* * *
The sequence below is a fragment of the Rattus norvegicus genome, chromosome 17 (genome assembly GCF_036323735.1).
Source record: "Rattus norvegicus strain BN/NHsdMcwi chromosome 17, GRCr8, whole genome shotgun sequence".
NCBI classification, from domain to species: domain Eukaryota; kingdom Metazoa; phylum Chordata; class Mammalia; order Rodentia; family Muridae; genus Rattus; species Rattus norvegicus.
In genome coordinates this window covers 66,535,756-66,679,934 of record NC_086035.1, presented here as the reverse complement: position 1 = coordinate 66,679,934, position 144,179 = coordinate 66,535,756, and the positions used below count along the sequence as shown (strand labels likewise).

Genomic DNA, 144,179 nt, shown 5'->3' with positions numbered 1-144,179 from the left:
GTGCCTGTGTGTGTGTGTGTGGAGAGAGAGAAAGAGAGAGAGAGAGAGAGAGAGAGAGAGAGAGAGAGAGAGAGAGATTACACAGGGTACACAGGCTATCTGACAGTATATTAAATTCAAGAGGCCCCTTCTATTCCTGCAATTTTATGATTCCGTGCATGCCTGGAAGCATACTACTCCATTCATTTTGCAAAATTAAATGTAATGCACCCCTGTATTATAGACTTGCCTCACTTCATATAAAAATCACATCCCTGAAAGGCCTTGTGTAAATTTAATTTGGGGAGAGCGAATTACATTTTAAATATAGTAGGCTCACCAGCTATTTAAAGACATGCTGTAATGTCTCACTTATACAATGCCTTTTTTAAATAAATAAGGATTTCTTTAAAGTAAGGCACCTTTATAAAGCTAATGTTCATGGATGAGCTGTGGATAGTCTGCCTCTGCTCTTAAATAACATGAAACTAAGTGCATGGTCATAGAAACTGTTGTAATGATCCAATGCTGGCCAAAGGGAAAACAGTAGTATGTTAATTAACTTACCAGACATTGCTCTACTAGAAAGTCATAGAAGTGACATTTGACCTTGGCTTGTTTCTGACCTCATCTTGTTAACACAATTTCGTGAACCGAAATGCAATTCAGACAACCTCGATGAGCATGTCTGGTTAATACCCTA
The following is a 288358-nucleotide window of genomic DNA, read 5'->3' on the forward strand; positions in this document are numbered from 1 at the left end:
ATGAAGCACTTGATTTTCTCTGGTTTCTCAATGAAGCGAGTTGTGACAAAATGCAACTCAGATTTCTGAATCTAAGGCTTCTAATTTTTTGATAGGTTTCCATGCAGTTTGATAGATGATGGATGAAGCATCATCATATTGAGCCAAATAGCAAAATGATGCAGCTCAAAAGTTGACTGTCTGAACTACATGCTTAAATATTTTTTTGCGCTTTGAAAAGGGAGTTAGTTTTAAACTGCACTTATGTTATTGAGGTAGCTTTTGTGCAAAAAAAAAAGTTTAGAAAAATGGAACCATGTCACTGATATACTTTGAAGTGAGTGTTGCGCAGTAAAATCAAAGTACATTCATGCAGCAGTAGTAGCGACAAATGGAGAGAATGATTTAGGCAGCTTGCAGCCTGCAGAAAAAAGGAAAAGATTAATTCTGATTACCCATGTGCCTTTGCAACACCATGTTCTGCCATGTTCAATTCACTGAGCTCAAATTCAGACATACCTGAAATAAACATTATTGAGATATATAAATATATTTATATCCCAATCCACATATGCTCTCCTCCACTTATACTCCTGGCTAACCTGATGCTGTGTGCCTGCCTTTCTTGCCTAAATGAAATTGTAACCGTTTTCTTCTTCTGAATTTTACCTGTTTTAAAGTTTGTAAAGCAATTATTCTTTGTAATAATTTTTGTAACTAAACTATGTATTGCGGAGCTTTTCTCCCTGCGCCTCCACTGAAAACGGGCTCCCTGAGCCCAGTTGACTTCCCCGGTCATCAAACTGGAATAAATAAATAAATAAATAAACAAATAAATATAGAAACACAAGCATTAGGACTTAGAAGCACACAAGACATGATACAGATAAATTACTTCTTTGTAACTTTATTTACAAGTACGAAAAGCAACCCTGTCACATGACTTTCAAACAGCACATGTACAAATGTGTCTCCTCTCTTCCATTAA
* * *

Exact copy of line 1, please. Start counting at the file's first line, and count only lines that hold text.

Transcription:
The sequence below is a fragment of the Rattus norvegicus genome, chromosome 17 (genome assembly GCF_036323735.1).